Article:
thu 25/05/2017

CD: Tanya Tagaq - Animism | reviews, news & interviews

CD: Tanya Tagaq - Animism

CD: Tanya Tagaq - Animism

Throat singing meets contemporary pop with compelling results

Even when her music sounds at its wildest it is a masterwork of control and restraint
Popular culture, but not as you know it: Tanya Tagaq

It’s not obvious, listening to her work, just how funny Tanya Tagaq is. Her modified version of Inuit throat-singing-for-one, introduced to a wider audience on Bjork’s Medulla, has been called many things: intense, powerful, primal. But just when you’re ready to put her work in a box condescendingly labelled “world music”, to be trotted out at middle-class dinner parties as a way of showing off just how capital-A Alternative you are, you might figure out that the pulsing, all-encompassing opening track to her Polaris prize-winning third album Animism, is in fact a cover of Pixies’ “Caribou”. Yes, Tagaq chose to open her album with a cover of perhaps the best-known song about a staple part of the Inuit diet.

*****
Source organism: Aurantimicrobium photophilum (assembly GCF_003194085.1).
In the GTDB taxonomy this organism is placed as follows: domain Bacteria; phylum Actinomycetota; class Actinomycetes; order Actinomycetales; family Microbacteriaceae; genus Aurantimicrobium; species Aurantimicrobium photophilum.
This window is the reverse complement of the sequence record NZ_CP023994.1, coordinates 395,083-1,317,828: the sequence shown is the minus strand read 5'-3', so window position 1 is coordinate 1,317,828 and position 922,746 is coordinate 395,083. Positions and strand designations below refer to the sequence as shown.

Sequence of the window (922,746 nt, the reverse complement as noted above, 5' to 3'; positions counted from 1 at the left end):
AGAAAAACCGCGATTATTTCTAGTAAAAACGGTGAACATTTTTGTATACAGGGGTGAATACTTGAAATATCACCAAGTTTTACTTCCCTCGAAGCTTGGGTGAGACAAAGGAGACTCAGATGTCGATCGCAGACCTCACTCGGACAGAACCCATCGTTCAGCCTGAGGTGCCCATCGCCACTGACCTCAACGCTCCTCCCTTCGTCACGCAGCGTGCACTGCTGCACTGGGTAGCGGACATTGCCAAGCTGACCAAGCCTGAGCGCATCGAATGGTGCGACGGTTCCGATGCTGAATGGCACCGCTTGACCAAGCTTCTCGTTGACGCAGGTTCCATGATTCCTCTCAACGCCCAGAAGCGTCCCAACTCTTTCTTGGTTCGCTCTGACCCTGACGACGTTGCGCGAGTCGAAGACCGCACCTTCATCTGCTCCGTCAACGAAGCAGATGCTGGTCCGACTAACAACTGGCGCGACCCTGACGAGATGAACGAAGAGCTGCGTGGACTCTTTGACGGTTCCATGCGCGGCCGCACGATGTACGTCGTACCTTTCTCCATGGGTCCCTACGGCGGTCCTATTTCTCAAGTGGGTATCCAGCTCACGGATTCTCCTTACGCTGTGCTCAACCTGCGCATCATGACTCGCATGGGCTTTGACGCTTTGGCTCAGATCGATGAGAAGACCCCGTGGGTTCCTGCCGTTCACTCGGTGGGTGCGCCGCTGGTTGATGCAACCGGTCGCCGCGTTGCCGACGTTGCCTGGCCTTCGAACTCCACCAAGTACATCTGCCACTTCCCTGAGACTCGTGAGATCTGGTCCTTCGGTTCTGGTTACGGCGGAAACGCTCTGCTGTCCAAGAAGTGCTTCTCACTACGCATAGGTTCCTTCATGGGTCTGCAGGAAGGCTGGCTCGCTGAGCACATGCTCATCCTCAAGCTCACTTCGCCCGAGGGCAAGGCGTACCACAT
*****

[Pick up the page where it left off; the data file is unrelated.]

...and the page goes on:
Of course, as with much of Tagaq’s work, there are two layers to the choice of cover: an in-joke, yes, but also the calling card of a performer who has made a living out of putting her own spin on the traditional. Throat singing is traditionally performed by two Inuit women but Tagaq has trained herself to perform solo, meaning that even when her music sounds at its wildest it is a masterwork of control and restraint. Beyond the Pixies cover, few songs here have a recognisable vocal but each is challenging, immersive and compelling as Tagaq twists her inhales and exhales into animalistic growls and tender, soft yelps; into resonant whispers and death metal howls.

In fact, it’s surprising just how versatile what would seem a very specialised skill can be. There is horror here, as on “Uja", where Tagaq’s breathless, inhuman growls cannot escape an ominous, electronic pulse; and on the disturbing, insistent “Umingmak”, itself a fusion of minimalist vocals and heady electronica. But there is beauty, too, like the gorgeous melody line that opens “Rabbit” and the otherworldly “Tulugak”; and breathtaking paired compositions called "Flight" and "Fight". Open your mind, and open your ears.

Overleaf: hear Tanya Tagaq take on "Caribou"


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